Dr Ngozi Okonjo-Iweala, the World Bank managing director, addressed the need for well functioning transport and trade facilitation to boost economic growth. She was quoted in the Monitor as adding that, “You can’t trade without the means to get goods offshore.”
Concerning Africa, Dr Okonjo-Iweala explained that …
We know better logistics are strongly associated with trade expansion, export diversification, the ability to attract foreign direct investments, and economic growth. Yet the 2010 Logistics Performance Indicators (see figure to right) showed that Sub-Saharan Africa is home to the 10 lowest performing countries in the survey. This is a cause for concern. Simplified customs and export procedures to quickly move goods across borders are also important. Yet the World Bank Groupâ€™s latest Doing Business report indicates that the average number of days to export from sub-Saharan Africa is 33. This can range from 75 days in Chad, 37 days in Uganda, and 23 in Mozambique.
While these infrastructural weaknesses hinder export and trade, they also hinder procurement and supply management for importing and distributing malaria commodities needed to meet Roll Back Malaria and Millennium Development Goals.
According to Roll Back Malaria, “Controlling malaria through universal coverage is not only about increasing spending and the delivery of malaria interventions. It also requires building, expanding and continuously improving health systems supporting all interventions.” This includes infrastructure such as transport, logistics, and communication.
The ongoing national LLIN distribution effort in Nigeria has been able to document some of the logistical challenges facing malaria program roll out efforts. In one state the reconciliation of LLINs supplied and those received at local government level delayed the implementation of the campaign. A ship containing nets balance had arrived at Lagos port however, due to congestion had not docked. Imbalance in LLINs supplied to local governments required shifting of supplies.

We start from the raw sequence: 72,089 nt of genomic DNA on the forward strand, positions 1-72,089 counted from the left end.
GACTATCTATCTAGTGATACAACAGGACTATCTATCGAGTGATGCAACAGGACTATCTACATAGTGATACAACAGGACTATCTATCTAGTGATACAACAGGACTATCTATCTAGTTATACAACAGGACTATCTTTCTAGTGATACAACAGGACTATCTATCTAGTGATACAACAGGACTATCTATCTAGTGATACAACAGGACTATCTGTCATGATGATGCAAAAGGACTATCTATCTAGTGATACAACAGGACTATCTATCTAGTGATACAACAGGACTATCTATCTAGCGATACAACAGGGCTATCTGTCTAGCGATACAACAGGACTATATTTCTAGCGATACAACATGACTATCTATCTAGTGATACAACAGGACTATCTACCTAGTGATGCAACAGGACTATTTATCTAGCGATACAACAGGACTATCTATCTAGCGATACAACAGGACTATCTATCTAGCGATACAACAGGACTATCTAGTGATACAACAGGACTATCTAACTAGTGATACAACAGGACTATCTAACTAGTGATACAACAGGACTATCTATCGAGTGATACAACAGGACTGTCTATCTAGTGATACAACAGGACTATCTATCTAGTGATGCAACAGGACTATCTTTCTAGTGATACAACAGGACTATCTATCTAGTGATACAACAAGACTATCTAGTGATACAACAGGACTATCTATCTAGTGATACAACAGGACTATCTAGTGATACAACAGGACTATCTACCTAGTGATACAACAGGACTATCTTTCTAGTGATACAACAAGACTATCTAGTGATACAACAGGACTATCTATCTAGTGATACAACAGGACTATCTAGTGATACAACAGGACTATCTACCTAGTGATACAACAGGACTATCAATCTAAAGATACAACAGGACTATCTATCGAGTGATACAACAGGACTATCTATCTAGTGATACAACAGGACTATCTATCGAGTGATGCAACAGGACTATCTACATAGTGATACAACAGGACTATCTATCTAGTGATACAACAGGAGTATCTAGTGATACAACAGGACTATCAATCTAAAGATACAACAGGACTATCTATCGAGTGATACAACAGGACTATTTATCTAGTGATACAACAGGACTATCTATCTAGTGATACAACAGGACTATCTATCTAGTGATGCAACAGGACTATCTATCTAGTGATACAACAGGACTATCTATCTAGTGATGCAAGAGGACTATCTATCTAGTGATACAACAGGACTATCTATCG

Logistics innovations to address such problems in Nigeria included training staff in use of waybills and stock sheets to help track LLINs. Another helpful factor was identification of appropriate storage facilities in all local governments.
Malaria No More and partners recently conducted Logistics Training to help countries learn from challenges and best practices, like seen in the Nigerian experience. Some of the key steps in Logistics planning that were outlined in the training include –
- Customs clearances (selection of agent, Tax/Vat exoneration)
- Security (personnel, transport and storage)
- Storage (calculate storage volume, storage plan), negotiate with local government, partners and area facilities, physical location and accessibility
- Transport (based on strategy) transport from entry points to the districts (macro) and from district to DPs (micro), identity available resources, develop transport plan
- Micro-planning logistics (micro-planning guide document)
- Tools and control mechanisms and follow-up of the LLINs (tracking)
- Standardized templates in planning (storage, transport,budgets)
Infrastructure improvements will enhance economic growth and enable families in the long term to afford malaria prevention and treatment, but right now, extra effort is needed to overcome infrastructural and logistics challenges to Universal Coverage so that a healthier, malaria-free populations can contribute to their nations’ growth.